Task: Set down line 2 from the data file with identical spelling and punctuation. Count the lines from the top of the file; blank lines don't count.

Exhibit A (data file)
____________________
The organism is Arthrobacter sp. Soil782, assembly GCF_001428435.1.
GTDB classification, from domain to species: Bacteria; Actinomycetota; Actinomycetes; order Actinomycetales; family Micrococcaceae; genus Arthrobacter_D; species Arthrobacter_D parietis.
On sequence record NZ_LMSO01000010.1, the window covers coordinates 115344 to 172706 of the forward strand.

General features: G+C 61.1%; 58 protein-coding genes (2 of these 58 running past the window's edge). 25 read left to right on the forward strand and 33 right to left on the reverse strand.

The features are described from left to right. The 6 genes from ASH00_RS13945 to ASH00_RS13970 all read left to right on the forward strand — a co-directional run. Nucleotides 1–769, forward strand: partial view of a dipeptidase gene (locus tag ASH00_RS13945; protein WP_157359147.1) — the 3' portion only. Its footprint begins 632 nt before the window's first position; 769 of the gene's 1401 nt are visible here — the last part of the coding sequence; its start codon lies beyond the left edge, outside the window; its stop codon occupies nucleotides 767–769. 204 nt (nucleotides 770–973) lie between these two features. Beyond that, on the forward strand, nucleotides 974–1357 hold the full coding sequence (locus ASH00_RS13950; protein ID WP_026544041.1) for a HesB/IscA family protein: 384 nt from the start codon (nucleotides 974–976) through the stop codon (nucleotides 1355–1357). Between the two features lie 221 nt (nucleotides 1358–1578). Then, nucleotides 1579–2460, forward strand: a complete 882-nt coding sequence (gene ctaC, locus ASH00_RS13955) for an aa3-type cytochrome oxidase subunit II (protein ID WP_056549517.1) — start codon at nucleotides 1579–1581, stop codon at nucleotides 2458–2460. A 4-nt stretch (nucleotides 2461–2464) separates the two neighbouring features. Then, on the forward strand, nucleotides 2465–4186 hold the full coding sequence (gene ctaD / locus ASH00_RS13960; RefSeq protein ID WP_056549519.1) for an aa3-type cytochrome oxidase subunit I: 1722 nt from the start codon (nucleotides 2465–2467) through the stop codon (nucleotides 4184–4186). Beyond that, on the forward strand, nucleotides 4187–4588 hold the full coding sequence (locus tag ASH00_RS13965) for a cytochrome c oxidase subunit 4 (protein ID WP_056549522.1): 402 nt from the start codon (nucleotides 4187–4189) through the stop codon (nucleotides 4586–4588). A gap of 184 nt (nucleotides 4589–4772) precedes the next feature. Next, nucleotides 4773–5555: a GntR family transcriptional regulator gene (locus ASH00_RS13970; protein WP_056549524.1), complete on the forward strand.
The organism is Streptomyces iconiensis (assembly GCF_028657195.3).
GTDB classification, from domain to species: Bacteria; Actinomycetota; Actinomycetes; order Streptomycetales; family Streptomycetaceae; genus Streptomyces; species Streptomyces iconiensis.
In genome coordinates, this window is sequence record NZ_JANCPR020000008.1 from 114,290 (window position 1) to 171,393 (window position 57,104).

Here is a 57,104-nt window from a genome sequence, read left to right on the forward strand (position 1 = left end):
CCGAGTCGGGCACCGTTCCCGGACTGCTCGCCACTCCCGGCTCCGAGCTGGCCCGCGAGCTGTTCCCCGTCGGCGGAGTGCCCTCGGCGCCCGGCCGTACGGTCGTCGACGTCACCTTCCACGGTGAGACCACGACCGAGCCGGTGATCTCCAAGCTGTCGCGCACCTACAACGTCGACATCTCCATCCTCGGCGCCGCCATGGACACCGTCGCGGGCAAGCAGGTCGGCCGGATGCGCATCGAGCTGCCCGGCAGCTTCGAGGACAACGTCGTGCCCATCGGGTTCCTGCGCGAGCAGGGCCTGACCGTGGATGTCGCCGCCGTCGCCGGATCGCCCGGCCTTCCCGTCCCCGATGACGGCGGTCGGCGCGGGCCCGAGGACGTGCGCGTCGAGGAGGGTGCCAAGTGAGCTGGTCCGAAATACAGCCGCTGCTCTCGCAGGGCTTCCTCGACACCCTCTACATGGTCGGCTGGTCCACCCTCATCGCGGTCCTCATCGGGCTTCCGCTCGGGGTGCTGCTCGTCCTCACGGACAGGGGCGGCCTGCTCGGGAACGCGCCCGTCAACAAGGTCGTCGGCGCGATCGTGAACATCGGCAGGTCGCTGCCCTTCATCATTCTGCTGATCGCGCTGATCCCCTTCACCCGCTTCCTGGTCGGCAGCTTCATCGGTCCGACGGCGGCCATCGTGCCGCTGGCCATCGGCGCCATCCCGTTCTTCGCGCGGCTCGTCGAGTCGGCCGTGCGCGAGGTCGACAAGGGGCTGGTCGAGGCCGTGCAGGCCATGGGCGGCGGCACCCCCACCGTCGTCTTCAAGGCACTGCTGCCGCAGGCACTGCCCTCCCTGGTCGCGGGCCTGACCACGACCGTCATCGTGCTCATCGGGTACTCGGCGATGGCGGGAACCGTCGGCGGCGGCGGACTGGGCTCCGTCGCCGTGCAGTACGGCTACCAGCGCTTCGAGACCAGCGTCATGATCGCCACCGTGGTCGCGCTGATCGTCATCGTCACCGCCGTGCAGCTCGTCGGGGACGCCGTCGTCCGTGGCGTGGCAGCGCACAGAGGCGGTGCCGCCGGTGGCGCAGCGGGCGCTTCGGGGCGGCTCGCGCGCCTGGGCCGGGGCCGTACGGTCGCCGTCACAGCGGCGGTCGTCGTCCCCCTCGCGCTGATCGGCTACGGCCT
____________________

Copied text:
GTDB classification, from domain to species: Bacteria; Actinomycetota; Actinomycetes; order Actinomycetales; family Micrococcaceae; genus Arthrobacter_D; species Arthrobacter_D parietis.